A large number of cases under the Insolvency and Bankruptcy Code (IBC) are going into liquidation. But this not a big concern. Many stakeholders say lack of clarity and delay in the liquidation process are more critical issues.
Of the 715 corporate default cases which have seen some kind of closure under the Insolvency and Bankruptcy Code (IBC), more than half (378) have gone into liquidation, raising concern over the effectiveness of the new insolvency law.
Though liquidation is a 'legitimate' form of closure under the IBC process, the main objective of the new law was revival of defaulting companies. The fact that a large number of companies are going for liquidation raises concerns regarding erosion of asset value and job losses.
M.S. Sahoo, the Chairperson of the Insolvency and Bankruptcy Board of India (IBB), says it is not that big a concern yet as most companies which have gone into liquidation were either already defunct or under the Board for Industrial and Financial Reconstruction (BIFR). The data published by the IBBI till March 2019 shows that of the 378 companies sent for liquidation, 283, or 75 per cent, were already defunct or under BIFR. Economic value of most of these companies had eroded even before the IBC proceedings were initiated. Under liquidation, a company is closed down and its assets sold to clear the dues. In 314 cases, the resolution value was less than the liquidation value.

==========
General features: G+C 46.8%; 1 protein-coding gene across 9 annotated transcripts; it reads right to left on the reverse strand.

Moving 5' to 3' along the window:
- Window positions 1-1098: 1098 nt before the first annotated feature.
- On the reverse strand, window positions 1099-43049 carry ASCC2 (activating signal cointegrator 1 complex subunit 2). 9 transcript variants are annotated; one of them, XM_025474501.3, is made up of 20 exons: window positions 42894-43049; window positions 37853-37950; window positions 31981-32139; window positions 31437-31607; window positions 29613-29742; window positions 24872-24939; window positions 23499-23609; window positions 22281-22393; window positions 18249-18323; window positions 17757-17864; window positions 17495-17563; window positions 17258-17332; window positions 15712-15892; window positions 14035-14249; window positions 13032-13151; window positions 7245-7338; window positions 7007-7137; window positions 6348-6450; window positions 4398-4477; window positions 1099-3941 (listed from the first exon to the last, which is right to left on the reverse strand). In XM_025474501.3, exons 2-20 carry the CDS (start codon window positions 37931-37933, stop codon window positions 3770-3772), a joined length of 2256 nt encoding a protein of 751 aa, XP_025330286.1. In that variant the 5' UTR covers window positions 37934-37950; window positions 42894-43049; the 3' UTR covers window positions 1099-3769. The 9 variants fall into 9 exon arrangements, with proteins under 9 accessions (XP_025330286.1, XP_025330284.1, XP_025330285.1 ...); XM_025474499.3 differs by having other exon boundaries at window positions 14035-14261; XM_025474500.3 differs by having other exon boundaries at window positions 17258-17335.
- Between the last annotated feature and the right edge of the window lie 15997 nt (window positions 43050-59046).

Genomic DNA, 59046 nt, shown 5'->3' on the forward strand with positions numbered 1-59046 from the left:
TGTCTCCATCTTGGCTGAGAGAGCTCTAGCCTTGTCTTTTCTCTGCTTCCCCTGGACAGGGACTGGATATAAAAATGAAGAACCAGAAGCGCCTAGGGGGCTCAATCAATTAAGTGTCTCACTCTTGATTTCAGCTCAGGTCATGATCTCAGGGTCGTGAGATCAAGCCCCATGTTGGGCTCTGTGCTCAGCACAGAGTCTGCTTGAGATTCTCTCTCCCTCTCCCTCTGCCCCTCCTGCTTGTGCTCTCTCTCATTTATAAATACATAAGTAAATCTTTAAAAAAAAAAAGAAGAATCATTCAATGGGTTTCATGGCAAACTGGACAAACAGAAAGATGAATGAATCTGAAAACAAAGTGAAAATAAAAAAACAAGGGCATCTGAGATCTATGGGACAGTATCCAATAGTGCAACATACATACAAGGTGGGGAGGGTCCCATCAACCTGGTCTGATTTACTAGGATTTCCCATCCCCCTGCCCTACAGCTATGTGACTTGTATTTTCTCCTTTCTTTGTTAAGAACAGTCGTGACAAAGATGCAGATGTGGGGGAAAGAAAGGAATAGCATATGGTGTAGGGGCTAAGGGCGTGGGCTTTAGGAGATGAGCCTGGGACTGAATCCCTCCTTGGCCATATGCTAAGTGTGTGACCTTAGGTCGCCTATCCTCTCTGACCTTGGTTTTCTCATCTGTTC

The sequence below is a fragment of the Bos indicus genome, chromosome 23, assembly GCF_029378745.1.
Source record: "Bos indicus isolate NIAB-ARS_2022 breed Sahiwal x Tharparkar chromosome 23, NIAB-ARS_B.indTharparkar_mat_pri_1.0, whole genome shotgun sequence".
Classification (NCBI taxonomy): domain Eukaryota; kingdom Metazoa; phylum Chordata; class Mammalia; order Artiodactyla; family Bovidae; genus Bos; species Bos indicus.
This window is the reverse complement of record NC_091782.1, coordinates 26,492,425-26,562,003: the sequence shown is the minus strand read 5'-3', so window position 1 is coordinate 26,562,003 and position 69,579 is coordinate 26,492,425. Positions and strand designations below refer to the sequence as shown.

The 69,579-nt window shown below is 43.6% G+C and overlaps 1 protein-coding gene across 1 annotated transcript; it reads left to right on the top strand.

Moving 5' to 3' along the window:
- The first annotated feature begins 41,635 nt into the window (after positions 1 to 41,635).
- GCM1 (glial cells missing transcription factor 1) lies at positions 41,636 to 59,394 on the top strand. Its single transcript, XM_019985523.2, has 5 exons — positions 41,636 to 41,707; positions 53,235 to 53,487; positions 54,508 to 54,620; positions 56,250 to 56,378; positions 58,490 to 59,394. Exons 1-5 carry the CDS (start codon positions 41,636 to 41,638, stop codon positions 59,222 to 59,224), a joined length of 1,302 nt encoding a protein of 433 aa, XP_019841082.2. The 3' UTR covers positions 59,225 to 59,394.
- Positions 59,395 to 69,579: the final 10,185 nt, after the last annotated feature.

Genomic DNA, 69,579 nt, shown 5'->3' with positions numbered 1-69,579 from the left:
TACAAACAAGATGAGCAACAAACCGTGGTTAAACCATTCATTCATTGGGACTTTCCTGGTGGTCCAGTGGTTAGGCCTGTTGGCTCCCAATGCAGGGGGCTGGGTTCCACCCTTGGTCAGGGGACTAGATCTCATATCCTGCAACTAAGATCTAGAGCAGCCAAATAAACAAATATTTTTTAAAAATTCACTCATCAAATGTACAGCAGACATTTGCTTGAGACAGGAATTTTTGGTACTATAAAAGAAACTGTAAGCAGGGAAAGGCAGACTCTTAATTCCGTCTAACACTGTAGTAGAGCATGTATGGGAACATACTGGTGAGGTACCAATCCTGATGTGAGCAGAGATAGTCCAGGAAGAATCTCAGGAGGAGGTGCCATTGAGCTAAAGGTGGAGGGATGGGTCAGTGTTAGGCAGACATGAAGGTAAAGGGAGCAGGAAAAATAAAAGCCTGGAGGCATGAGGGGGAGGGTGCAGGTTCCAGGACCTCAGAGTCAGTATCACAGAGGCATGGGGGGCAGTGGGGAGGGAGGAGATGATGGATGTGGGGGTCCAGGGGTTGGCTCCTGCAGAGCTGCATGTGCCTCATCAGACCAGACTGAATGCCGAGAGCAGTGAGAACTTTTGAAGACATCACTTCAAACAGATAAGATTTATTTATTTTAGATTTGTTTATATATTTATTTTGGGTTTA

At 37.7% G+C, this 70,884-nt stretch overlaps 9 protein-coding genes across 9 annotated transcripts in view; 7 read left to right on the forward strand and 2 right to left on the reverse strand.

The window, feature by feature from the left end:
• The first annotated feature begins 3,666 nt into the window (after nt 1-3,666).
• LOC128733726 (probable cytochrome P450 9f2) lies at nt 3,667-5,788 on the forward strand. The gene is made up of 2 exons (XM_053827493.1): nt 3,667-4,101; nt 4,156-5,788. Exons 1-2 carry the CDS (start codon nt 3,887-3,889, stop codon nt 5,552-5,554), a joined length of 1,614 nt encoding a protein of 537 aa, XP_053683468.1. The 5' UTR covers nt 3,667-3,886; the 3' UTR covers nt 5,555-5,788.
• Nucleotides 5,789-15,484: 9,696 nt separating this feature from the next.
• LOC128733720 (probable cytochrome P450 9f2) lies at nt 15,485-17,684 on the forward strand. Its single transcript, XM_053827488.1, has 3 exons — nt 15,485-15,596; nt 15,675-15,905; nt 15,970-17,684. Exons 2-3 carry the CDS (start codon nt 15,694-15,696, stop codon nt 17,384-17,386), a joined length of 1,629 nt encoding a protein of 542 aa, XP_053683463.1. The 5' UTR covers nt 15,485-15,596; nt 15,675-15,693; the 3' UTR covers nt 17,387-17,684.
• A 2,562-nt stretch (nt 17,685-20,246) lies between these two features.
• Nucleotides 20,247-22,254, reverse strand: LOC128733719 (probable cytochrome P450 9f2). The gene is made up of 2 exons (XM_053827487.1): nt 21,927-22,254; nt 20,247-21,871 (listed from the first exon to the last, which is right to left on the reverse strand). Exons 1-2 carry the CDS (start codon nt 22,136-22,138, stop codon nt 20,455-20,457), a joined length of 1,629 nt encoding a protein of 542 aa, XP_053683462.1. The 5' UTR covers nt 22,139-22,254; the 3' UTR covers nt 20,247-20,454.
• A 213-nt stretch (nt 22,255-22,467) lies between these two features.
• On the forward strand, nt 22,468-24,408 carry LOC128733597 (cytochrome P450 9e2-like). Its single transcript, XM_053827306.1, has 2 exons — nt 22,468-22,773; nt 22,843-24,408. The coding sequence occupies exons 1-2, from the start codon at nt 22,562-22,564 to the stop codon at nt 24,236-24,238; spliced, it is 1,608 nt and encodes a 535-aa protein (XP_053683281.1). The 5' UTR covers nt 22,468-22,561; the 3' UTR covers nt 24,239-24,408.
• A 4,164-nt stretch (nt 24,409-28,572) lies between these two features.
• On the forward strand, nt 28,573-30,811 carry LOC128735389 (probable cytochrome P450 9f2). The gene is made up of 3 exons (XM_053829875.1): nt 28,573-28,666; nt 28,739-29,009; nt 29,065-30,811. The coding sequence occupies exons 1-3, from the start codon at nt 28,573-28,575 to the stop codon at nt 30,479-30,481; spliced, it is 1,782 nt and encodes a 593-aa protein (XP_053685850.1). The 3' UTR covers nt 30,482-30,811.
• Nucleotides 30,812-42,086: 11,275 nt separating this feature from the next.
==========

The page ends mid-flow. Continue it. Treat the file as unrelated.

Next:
Not the End Game
The IBBI quarterly report points out that liquidation itself does not mean closure of the case. Of the 378 companies referred for liquidation, only six have been closed after dissolution. The final report has been filed in 16 cases, and the rest 356 are still ongoing.
"Liquidation is a complicated process and there are no strict timelines. Though regulations say it should be completed in two years, one can carry on the process beyond the timeline," says Sanjeev Ahuja, Founder Director, Ensemble Resolution Professionals Private Ltd., an Insolvency Professional Entity.
Of the six cases in which the liquidation process has been completed, only in one -- Abhayam Trading Ltd. -- has some amount been recovered. Against admitted claims of Rs 11 crore, and liquidation value of Rs 81 lakh, stakeholders received only Rs 71 lakh. In all other cases, the recovery was zero. In case of Ghotaringa Minerals, the total admitted claims were Rs 4,662 crore but creditors could recover nothing after the liquidation process.